For the silvery minnow recovery plan there is a proposed budget of $167.7 million for a period of 25 years, representing in average $6.7 million per year. Data was obtained from the Rio Grande Silvery Minnow Recovery Plan (USFWS, 2010). The detailed costs of this study were analyzed to identify the actions that could be stopped by providing environmental flows and thereby reducing the average annual costs for environmental objectives.

For the tamarisk, the cost to remove a unit area of tamarisk was obtained from Zavaleta’s research (2000). The estimated cost is $7,420 per hectare. This cost considers a comprehensive extermination and restoration within a 20-year program of planning, eradication, re-vegetation, and monitoring.

Due to the lack of information on area covered with tamarisk, it was estimated for a first approach for this study. Future research involve a remote sensing analysis to determine the area of tamarisk along the river and how this area was changed by peak discharges within the river.


So far, the results show that the e-flow policy would provide a higher profit from water supply and recreational activities, and reduce cost from flood damage and environmental restoration. The study shows that in addition to supporting ecological objectives, the proposed environmental flow policy improves water supply provisions, reduces average annual flood risk, and maintains historical treaty provisions while increasing the economic benefits of water management objectives.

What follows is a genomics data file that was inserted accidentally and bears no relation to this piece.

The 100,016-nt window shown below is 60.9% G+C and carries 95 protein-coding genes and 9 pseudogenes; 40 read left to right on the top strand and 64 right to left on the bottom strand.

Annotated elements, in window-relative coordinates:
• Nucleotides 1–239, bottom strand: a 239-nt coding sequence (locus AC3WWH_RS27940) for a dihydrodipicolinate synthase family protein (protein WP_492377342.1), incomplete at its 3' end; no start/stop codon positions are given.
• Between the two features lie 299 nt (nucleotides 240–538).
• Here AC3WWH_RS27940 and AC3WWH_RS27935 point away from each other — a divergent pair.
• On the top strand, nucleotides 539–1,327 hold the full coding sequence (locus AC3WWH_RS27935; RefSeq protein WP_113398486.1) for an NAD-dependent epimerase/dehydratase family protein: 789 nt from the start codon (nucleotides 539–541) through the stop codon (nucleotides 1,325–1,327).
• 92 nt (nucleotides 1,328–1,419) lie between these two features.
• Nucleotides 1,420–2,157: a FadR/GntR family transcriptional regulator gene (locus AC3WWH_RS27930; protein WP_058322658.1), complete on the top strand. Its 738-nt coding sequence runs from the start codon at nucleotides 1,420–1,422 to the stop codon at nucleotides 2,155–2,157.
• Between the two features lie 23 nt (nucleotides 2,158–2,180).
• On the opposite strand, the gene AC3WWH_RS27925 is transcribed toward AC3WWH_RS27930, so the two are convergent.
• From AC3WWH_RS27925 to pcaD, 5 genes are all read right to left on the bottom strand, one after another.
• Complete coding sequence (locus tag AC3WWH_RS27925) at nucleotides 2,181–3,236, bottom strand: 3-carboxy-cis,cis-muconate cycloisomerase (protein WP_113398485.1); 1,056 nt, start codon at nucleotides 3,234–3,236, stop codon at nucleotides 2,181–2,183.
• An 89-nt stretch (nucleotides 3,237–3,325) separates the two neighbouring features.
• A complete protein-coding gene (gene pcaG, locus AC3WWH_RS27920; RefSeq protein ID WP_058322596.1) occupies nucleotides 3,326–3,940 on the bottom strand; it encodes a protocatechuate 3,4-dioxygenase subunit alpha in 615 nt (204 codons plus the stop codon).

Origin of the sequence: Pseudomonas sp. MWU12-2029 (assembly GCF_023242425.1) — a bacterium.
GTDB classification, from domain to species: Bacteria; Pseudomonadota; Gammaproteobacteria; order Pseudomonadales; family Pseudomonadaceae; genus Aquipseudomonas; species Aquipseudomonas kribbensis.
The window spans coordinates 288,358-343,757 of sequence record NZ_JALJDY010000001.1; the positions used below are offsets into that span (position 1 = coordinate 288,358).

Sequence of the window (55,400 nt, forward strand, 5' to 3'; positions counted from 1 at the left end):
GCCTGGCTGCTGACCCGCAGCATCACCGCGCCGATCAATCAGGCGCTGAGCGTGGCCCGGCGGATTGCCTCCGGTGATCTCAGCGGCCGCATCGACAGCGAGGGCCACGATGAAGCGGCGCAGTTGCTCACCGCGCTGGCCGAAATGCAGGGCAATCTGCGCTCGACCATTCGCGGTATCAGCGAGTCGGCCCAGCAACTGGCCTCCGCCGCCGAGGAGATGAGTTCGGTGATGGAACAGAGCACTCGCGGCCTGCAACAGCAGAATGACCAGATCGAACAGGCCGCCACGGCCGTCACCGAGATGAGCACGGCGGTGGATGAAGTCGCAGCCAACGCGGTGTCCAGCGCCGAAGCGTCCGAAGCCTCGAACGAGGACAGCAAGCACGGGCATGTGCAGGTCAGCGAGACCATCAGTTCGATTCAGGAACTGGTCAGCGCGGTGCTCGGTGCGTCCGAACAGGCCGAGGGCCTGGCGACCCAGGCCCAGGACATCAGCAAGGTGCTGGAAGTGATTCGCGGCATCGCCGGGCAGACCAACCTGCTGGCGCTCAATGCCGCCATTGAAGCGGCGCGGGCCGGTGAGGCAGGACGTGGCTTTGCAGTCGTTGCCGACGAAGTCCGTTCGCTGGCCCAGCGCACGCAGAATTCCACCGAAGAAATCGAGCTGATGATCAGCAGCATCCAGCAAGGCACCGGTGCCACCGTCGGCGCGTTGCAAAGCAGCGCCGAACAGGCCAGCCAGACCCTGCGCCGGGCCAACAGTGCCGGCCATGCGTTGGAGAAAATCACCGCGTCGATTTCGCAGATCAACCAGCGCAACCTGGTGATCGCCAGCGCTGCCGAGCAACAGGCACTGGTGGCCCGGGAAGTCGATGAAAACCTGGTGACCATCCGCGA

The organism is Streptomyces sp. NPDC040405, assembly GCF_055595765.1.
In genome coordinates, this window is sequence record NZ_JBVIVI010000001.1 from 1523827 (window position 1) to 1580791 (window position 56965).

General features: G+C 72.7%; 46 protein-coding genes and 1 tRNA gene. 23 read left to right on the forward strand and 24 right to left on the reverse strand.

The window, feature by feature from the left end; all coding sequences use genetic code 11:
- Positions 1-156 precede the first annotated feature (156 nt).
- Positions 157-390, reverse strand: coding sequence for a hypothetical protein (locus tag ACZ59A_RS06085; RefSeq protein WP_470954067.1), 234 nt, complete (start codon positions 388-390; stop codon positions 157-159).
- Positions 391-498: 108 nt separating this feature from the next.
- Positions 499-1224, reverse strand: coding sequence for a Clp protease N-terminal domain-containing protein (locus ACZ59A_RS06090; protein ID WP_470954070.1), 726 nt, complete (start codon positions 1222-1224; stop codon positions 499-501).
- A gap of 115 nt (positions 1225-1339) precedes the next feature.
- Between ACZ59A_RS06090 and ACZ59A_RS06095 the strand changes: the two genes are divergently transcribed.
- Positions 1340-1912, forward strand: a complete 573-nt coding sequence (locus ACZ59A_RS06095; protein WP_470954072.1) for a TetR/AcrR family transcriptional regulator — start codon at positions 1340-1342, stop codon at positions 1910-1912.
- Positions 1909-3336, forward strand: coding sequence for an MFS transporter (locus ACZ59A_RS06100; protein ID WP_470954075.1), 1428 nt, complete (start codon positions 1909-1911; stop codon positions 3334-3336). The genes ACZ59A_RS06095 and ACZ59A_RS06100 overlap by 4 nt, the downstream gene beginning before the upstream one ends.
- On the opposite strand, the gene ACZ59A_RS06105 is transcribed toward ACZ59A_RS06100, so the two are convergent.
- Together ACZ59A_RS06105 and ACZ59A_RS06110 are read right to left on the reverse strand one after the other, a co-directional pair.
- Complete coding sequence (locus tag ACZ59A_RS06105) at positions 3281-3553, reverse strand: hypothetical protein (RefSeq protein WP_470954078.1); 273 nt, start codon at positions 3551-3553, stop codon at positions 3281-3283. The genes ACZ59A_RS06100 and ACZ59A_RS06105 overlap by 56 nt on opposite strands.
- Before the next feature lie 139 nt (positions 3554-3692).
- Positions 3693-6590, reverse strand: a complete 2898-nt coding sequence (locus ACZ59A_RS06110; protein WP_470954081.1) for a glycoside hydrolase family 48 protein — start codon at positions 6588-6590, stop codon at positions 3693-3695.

Works Cited

  • Ai, X. S., Sandoval-Solis, S., Dahlke, H. E., & Lane, B. A. (2013). Reconciling Hydropower and Enviromental Water Uses in The Leishui River Basin. River Research and Applications .

  • CONAGUA. (1998-2013). Estadísticas Agrícolas del los Distritos de Riego. Comision Nacional del Agua, Mexico.

  • IBWC. (1971). Report: Proposed Flood Control Project Rio Grande, Presidio Valley, Texas. International Boundary Water Commission.

  • Lane, B. A., Sandoval-Solis, S., & Porse, E. C. (2014). Enviromental Flows in a Human-Dominated System: Integrated Water Management Strategies for the Rio Grande/Bravo Basin. River Research and Applications .

  • NPS. (2014). NPS Stats. Retrieved from National Park Service:

  • Sandoval-Solis, S., & McKinney, D. C. (2014). Integrated Water Management for Enviromental Flows in the Rio Grande. Journal of Water Resources Planning and Management , 355-364.

  • USFWS. (2010). Rio Grande Silvery Minnow Recovery Plan. United States Fish and Wildlife Service.

  • Zavaleta, E. (2000). The Economic Value of Controlling an Invasive Shrub. AMBIO: A Journal of the Human Enviroment , 464.